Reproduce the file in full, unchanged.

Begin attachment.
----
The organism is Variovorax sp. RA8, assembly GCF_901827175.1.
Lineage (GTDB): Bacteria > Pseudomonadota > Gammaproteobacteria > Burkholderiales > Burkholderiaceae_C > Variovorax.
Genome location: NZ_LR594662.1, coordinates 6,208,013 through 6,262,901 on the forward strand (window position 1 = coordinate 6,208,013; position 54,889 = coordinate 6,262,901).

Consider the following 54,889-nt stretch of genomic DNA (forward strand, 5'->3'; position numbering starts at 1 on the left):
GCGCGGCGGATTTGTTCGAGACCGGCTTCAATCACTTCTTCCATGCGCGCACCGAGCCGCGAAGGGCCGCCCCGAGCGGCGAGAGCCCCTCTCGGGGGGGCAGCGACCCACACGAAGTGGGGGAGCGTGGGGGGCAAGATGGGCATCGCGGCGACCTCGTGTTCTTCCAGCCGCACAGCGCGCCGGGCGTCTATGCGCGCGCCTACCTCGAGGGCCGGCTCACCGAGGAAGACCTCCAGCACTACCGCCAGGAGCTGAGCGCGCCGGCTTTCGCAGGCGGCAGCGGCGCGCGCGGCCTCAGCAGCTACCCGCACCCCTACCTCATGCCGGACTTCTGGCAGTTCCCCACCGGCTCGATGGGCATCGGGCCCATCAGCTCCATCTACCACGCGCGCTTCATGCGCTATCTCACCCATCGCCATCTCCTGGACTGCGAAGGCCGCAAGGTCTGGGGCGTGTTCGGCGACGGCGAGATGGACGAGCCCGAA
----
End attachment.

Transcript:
The organism is Variovorax sp. RA8, assembly GCF_901827175.1.
Lineage (GTDB): Bacteria > Pseudomonadota > Gammaproteobacteria > Burkholderiales > Burkholderiaceae_C > Variovorax.
Genome location: NZ_LR594662.1, coordinates 6,208,013 through 6,262,901 on the forward strand (window position 1 = coordinate 6,208,013; position 54,889 = coordinate 6,262,901).

Consider the following 54,889-nt stretch of genomic DNA (forward strand, 5'->3'; position numbering starts at 1 on the left):
GCGCGGCGGATTTGTTCGAGACCGGCTTCAATCACTTCTTCCATGCGCGCACCGAGCCGCGAAGGGCCGCCCCGAGCGGCGAGAGCCCCTCTCGGGGGGGCAGCGACCCACACGAAGTGGGGGAGCGTGGGGGGCAAGATGGGCATCGCGGCGACCTCGTGTTCTTCCAGCCGCACAGCGCGCCGGGCGTCTATGCGCGCGCCTACCTCGAGGGCCGGCTCACCGAGGAAGACCTCCAGCACTACCGCCAGGAGCTGAGCGCGCCGGCTTTCGCAGGCGGCAGCGGCGCGCGCGGCCTCAGCAGCTACCCGCACCCCTACCTCATGCCGGACTTCTGGCAGTTCCCCACCGGCTCGATGGGCATCGGGCCCATCAGCTCCATCTACCACGCGCGCTTCATGCGCTATCTCACCCATCGCCATCTCCTGGACTGCGAAGGCCGCAAGGTCTGGGGCGTGTTCGGCGACGGCGAGATGGACGAGCCCGAA